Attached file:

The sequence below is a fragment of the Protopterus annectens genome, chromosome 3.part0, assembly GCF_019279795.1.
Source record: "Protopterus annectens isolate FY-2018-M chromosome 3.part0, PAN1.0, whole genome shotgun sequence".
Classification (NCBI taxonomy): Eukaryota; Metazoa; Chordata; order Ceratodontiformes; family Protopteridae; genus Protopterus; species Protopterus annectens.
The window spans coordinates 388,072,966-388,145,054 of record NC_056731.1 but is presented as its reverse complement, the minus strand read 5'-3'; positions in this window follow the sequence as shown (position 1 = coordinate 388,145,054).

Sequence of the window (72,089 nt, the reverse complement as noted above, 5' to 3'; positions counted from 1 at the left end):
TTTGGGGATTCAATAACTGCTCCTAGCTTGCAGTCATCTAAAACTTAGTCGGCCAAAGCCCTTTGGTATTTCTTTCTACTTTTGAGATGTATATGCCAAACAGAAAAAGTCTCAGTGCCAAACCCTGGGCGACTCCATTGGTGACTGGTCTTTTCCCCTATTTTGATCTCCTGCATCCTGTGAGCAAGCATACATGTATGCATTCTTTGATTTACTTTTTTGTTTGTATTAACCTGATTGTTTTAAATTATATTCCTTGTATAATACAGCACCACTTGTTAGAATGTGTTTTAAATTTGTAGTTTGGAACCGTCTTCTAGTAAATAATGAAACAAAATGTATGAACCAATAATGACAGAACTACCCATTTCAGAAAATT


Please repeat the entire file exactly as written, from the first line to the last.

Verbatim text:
The sequence below is a fragment of the Protopterus annectens genome, chromosome 3.part0, assembly GCF_019279795.1.
Source record: "Protopterus annectens isolate FY-2018-M chromosome 3.part0, PAN1.0, whole genome shotgun sequence".
Classification (NCBI taxonomy): Eukaryota; Metazoa; Chordata; order Ceratodontiformes; family Protopteridae; genus Protopterus; species Protopterus annectens.
The window spans coordinates 388,072,966-388,145,054 of record NC_056731.1 but is presented as its reverse complement, the minus strand read 5'-3'; positions in this window follow the sequence as shown (position 1 = coordinate 388,145,054).

Sequence of the window (72,089 nt, the reverse complement as noted above, 5' to 3'; positions counted from 1 at the left end):
TTTGGGGATTCAATAACTGCTCCTAGCTTGCAGTCATCTAAAACTTAGTCGGCCAAAGCCCTTTGGTATTTCTTTCTACTTTTGAGATGTATATGCCAAACAGAAAAAGTCTCAGTGCCAAACCCTGGGCGACTCCATTGGTGACTGGTCTTTTCCCCTATTTTGATCTCCTGCATCCTGTGAGCAAGCATACATGTATGCATTCTTTGATTTACTTTTTTGTTTGTATTAACCTGATTGTTTTAAATTATATTCCTTGTATAATACAGCACCACTTGTTAGAATGTGTTTTAAATTTGTAGTTTGGAACCGTCTTCTAGTAAATAATGAAACAAAATGTATGAACCAATAATGACAGAACTACCCATTTCAGAAAATT